Taxand provides its top key pointers for multinationals operating in Asia
Representatives from Taxand, the world's largest organisation of tax advisors to multinational businesses, travelled from Australia, India, Indonesia, Luxembourg, Philippines, Singapore and Thailand to attend, chair or sit on panels at the International Tax Review's (ITR) recent Asia Tax Executives' Forum 2013. From these panel sessions we've put together Taxand's top key pointers for multinational companies operating in Asia, covering:
- Transfer pricing: Tailor your global TP documentation to effectively manage risks in complex jurisdictions. Clearly communicate and involve your in-house tax department in operational changes. With intangibles gaining focus in Asia, it is essential to take a consistent approach to arm's length application to minimise risk of non-compliance.
- Anti-avoidance: With shifting burden of proof requirements and focus on "ordinary issues" like sham, substance over form, deductibility, beneficial ownership and transfer pricing, stakeholders must be aware of the need for robust documentation to ensure compliance with GAAR regulation.
- Dispute resolution: As litigation levels increase in Asia, understanding local dispute options is essential. Multinationals should familiarise yourself with the alternative dispute resolution mechanisms (MAPs, APAs etc) to benefit, as these are becoming increasingly complex and necessary, in response to transparency requirements from authorities.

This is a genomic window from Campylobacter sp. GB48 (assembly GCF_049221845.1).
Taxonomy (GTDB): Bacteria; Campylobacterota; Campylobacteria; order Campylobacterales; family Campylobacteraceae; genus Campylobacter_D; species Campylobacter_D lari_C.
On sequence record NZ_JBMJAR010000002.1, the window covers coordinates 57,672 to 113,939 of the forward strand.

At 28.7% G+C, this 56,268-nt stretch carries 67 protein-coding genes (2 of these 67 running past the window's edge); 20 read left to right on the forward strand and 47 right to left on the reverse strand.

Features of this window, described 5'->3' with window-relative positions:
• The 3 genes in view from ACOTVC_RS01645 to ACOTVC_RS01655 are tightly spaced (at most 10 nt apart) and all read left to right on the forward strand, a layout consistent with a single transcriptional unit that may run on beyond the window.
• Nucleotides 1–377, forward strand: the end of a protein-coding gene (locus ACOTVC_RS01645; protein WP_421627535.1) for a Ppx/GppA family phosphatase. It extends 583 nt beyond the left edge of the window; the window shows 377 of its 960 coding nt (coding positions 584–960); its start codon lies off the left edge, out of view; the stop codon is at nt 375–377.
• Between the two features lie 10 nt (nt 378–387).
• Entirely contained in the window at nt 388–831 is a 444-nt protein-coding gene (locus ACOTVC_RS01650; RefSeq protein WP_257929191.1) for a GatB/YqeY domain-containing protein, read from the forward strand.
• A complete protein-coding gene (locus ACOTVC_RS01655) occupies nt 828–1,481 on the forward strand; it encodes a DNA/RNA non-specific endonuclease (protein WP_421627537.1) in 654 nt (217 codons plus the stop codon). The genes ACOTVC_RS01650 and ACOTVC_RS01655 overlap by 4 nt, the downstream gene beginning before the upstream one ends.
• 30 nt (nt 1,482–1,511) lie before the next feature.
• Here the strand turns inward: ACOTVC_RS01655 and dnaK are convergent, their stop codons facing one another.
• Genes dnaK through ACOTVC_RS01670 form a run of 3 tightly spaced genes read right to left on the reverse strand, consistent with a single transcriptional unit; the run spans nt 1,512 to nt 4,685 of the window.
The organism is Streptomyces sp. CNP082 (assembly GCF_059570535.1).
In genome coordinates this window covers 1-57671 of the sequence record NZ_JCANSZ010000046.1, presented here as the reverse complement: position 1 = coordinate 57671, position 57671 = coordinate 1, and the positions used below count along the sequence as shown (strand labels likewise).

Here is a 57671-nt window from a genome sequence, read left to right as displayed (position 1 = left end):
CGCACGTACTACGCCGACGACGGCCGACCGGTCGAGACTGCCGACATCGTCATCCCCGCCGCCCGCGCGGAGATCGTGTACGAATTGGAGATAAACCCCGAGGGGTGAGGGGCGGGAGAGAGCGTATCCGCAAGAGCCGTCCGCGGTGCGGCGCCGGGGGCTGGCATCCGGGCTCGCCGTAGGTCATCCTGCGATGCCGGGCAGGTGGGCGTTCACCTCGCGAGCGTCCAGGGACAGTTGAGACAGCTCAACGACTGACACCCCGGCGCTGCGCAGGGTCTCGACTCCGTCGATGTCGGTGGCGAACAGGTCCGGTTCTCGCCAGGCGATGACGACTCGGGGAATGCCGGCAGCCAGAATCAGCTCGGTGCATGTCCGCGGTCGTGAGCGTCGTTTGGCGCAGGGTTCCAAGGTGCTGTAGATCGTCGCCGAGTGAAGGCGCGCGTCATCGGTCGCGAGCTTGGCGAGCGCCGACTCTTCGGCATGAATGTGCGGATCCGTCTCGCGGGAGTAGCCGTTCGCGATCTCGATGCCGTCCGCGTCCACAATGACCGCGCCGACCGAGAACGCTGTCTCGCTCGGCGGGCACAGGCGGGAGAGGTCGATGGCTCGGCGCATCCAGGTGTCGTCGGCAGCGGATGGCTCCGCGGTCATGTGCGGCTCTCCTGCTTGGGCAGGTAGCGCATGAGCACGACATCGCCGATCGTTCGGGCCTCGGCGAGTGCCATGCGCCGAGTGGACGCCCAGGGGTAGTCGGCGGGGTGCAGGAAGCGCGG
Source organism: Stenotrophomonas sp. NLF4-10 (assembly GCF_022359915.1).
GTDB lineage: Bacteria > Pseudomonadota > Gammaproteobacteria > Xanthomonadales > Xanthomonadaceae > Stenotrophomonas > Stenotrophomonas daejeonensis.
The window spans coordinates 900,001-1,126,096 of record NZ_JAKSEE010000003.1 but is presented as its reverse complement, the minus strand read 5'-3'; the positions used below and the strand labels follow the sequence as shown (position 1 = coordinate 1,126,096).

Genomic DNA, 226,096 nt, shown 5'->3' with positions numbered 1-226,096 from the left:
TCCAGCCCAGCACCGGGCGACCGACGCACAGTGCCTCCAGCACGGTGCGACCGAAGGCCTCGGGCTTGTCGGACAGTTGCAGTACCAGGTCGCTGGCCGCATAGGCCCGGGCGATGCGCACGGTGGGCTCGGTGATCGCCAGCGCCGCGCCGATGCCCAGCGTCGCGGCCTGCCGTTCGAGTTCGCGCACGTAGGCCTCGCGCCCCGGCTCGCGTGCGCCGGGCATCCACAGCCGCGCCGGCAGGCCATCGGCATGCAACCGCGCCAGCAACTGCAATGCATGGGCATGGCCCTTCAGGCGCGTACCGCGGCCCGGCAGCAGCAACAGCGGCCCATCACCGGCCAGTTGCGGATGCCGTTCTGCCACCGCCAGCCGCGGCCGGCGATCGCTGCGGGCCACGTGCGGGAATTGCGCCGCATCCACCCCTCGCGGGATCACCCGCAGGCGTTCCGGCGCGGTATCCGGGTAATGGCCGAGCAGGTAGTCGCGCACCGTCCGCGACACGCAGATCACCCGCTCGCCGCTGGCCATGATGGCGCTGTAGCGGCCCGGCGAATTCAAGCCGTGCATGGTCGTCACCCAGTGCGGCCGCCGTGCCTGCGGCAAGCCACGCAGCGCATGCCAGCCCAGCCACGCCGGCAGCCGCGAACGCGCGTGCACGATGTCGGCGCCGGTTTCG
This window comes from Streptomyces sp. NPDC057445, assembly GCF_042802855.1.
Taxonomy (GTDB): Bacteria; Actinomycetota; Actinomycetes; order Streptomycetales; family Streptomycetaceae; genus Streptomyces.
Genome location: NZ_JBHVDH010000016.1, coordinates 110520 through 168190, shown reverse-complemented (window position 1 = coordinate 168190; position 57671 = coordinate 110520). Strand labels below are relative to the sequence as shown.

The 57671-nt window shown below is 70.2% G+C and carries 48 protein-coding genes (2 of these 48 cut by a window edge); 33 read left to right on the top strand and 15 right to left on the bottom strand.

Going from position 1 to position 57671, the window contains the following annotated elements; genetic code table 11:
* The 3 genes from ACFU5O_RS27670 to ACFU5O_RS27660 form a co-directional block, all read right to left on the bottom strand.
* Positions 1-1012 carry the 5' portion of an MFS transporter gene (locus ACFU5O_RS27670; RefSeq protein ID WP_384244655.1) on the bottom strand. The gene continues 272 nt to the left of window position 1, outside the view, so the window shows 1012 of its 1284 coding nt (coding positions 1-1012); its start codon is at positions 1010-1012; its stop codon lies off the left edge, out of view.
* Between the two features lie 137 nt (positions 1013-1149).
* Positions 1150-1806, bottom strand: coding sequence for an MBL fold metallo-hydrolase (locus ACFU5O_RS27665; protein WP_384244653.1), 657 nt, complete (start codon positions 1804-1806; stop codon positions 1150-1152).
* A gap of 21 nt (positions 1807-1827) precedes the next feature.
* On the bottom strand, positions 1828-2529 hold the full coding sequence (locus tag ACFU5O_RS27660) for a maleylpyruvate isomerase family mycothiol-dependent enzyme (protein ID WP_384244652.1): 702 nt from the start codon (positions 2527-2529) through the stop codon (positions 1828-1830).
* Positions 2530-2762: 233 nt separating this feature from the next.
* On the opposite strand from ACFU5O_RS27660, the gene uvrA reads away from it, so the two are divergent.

- Indirect tax: Tax reform is nigh - indirect and direct taxes are being leveraged for base broadening purposes, often to balance corporate tax rate reductions. Future proof your business by ensuring your tax planning accounts for potential fluctuations in indirect and direct tax rates.
- Tax technology: The latest technologies enable effective compliance management, freeing up your time for tax planning and strategy. Multinationals should be familiar with the latest tools to understand the benefits of minimising tax leakage whilst also maintaining a competitive edge.
- ASEAN markets: Myanmar is now the China of 20 years ago - despite its foreign investment law being implemented, income tax regimes remain the same, making it an appealing investment location for MNCs.
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"Asia remains in a period of flux, as tax authorities contemplate measures to combat ongoing revenue deficits and whether they will join other countries in the adoption of more transparent initiatives, particularly in light of the OECD's BEPS project.
This creates an uncertain environment for multinationals, but one that should not be create great concern, so long as companies remain vigilant around their commercial rationale of their tax planning and maintain accurate and comprehensive records."